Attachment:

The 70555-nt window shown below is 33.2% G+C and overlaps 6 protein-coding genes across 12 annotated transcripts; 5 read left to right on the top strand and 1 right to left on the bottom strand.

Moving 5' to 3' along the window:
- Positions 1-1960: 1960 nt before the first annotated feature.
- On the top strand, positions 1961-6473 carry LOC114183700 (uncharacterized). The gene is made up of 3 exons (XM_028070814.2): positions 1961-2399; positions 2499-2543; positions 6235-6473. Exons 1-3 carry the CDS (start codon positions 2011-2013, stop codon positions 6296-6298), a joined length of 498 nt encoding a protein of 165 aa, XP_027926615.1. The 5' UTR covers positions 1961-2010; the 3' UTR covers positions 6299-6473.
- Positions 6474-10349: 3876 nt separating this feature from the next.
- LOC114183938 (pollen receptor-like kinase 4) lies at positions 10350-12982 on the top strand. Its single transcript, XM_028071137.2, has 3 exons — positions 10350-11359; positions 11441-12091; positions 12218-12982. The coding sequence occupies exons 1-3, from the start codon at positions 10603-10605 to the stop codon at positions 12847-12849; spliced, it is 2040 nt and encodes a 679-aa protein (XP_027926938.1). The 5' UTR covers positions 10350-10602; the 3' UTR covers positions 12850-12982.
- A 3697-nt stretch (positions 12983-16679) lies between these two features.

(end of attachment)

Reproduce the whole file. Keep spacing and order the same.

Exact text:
The 70555-nt window shown below is 33.2% G+C and overlaps 6 protein-coding genes across 12 annotated transcripts; 5 read left to right on the top strand and 1 right to left on the bottom strand.

Moving 5' to 3' along the window:
- Positions 1-1960: 1960 nt before the first annotated feature.
- On the top strand, positions 1961-6473 carry LOC114183700 (uncharacterized). The gene is made up of 3 exons (XM_028070814.2): positions 1961-2399; positions 2499-2543; positions 6235-6473. Exons 1-3 carry the CDS (start codon positions 2011-2013, stop codon positions 6296-6298), a joined length of 498 nt encoding a protein of 165 aa, XP_027926615.1. The 5' UTR covers positions 1961-2010; the 3' UTR covers positions 6299-6473.
- Positions 6474-10349: 3876 nt separating this feature from the next.
- LOC114183938 (pollen receptor-like kinase 4) lies at positions 10350-12982 on the top strand. Its single transcript, XM_028071137.2, has 3 exons — positions 10350-11359; positions 11441-12091; positions 12218-12982. The coding sequence occupies exons 1-3, from the start codon at positions 10603-10605 to the stop codon at positions 12847-12849; spliced, it is 2040 nt and encodes a 679-aa protein (XP_027926938.1). The 5' UTR covers positions 10350-10602; the 3' UTR covers positions 12850-12982.
- A 3697-nt stretch (positions 12983-16679) lies between these two features.